Nauru, one of the world’s smallest nations, with a population of around 11,000, is the sponsor of Nauru Ocean Resources Inc., a subsidiary of a Canadian firm, the Metals Company. That company wants to mine parts of a region known as the Clarion-Clipperton Zone, between Hawaii and Mexico, for polymetallic nodules. These nodules contain many of the base metals now required to make batteries, and the Metals Company says they offer “the cleanest path toward electric vehicles.” (Companies must be sponsored by a country under the treaty to engage in mining.)
Nauru’s action could open much of the high seas to deep-sea mining, permanently altering near-pristine and vast areas of the ocean.
Some deep-sea mining companies argue that extracting minerals such as copper, nickel and cobalt from the ocean floor is more sustainable than extracting them from land-based mines. But what little independent science there is to back their claims is contested.
Amon’s warning comes in wake of some other disturbing reports about how mining the materials required for EV manufacturing are causing serious harm to global environments, in regions inhabited by economically disadvantaged individuals whose often corrupt governments exploit them.
Bloomberg last month published a detailed report that traced much of the aluminum in Ford’s F-150 to a refinery in Brazil allegedly responsible for sickening thousands of people. Meanwhile, a reporter from Wired visited Indonesia and reported on the environmental devastation Chinese-owned companies are causing in that country mining nickel for electric batteries and other EV-related manufacturing activities. Some of the nickel used in Tesla’s batteries come from Indonesia, and Bloomberg reported the company is negotiating to build a plant there.
Other areas of the world are being destroyed in the holy name of electric vehicles. I’m not alone in my alarm that electric vehicles are increasing the disparity of wealth in America and globally.
“The dirty secret of the green revolution is its insatiable hunger for resources from Africa and elsewhere that are produced using some of the world’s dirtiest technologies,” Cobus van Staden, managing editor of the China Global South Project, wrote in a foreign policy publication last year. “What’s more, the accelerated shift to batteries now threatens to replicate one of the most destructive dynamics in global economic history: the systematic extraction of raw commodities from the global south in a way that made developed countries unimaginably rich while leaving a trail of environmental degradation, human rights violations, and semipermanent underdevelopment all across the developing world.”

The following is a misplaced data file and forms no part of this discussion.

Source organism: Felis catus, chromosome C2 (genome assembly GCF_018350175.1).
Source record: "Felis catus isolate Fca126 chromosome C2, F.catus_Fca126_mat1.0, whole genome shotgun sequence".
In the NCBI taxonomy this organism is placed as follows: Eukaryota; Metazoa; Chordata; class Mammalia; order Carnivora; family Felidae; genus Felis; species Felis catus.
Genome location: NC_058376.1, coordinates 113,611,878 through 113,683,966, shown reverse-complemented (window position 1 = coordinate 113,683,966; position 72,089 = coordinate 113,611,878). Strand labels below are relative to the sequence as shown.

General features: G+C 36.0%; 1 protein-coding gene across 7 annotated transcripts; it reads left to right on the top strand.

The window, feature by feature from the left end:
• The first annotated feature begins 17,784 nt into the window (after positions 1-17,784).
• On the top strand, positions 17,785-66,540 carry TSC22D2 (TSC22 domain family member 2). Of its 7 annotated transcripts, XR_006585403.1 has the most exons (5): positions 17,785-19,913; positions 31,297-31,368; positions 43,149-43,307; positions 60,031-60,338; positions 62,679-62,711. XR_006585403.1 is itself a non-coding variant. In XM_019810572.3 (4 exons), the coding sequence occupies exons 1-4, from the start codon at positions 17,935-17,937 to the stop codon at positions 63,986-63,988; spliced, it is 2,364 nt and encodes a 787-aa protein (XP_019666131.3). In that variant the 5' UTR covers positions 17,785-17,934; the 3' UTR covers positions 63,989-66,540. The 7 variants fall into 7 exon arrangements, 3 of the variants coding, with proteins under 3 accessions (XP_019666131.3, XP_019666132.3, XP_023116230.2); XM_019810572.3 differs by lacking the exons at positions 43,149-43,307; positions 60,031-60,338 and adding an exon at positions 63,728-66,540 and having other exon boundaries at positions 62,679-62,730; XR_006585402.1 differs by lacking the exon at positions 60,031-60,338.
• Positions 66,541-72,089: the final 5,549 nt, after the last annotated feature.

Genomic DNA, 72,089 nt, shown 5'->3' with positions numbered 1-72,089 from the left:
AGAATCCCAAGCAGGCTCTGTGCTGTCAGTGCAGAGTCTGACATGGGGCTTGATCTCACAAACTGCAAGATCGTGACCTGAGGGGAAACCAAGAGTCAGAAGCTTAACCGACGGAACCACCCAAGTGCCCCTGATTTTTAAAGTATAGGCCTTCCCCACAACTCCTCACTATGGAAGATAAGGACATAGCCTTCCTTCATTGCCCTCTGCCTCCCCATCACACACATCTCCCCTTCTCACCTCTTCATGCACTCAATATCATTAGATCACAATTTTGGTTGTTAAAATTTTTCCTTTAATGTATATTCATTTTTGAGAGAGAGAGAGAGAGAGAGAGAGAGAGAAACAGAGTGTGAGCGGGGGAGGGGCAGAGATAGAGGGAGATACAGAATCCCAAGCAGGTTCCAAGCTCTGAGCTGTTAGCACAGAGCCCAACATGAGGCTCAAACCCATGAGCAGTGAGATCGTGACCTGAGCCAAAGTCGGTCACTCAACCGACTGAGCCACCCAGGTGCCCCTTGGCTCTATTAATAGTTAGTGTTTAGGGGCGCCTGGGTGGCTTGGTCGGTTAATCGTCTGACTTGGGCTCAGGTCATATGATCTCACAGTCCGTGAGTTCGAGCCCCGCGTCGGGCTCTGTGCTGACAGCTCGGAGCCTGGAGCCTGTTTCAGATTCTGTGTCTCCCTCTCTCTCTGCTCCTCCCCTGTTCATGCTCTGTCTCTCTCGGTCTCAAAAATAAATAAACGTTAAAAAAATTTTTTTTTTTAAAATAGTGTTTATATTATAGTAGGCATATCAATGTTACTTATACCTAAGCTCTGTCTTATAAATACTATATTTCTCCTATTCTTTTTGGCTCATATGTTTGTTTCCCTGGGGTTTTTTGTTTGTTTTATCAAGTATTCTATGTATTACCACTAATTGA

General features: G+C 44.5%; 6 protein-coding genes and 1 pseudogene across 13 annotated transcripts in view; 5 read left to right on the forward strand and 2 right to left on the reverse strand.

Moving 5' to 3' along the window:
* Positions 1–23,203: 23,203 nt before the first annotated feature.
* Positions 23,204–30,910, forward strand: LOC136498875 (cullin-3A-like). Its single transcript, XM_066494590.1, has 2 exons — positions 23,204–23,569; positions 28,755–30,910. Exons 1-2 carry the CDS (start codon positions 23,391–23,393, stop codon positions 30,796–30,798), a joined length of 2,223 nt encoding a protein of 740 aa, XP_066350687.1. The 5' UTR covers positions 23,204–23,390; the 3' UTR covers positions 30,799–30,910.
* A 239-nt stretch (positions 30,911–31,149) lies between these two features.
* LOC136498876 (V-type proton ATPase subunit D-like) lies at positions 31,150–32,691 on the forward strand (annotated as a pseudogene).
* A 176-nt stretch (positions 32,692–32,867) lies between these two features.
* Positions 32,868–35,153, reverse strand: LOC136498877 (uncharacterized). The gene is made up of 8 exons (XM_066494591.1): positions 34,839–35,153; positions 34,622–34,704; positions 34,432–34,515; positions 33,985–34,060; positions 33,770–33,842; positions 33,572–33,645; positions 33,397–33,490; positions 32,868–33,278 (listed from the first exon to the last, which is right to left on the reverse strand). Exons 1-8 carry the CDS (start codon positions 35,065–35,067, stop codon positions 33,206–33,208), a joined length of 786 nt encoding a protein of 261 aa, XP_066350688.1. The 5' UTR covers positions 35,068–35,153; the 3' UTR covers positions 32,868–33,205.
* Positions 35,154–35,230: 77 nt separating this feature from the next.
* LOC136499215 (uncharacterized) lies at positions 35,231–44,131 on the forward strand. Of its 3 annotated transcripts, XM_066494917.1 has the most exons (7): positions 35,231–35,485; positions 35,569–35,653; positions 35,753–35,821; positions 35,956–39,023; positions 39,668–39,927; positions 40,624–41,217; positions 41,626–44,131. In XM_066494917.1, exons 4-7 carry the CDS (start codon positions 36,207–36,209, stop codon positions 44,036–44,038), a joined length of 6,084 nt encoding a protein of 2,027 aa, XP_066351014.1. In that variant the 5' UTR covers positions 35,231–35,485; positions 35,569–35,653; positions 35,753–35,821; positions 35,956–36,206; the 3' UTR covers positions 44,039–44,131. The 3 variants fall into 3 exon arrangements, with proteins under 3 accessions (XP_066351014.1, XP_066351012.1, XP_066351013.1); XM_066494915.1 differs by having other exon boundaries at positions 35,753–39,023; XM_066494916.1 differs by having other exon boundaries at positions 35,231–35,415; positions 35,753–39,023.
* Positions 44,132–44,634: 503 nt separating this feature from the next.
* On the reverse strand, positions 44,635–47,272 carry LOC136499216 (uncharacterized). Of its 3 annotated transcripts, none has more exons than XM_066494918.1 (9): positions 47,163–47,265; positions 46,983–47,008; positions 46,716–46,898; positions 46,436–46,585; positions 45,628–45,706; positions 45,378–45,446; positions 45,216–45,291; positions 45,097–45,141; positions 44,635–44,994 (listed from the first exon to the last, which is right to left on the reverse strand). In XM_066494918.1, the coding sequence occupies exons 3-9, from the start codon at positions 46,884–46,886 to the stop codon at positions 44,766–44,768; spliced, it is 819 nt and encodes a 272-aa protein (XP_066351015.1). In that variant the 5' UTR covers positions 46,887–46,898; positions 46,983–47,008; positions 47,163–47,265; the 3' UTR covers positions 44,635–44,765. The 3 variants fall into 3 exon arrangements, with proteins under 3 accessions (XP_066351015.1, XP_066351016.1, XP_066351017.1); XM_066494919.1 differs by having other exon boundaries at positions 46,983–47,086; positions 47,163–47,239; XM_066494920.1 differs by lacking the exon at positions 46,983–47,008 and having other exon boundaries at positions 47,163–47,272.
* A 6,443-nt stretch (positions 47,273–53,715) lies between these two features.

I note that the company that wants to mine the ocean floor is Canadian-based and the Brazilian refinery causing environmental harm is Norwegian-owned and the government of Norway is the biggest shareholder. Yet another validation of the Starkman Approved theory that holds the loudest virtue signalers invariably prove to be the biggest hypocrites.
Ford to Michiganders: You’re Morons
Phoebe Wall Howard, who covers Ford for the Detroit Free Press, indicated that the automaker lied or perhaps inadvertently misled her in this February 14th story. Howard said that Ford spokeswoman Kelli Felker told her a week earlier that some factories had shifts cut but no factories had production shut down. Howard later confirmed that Ford earlier had shut down production of its electric F-150 Lightning pickup truck after one vehicle caught fire in a holding lot awaiting an inspection and the fire spread to two more vehicles.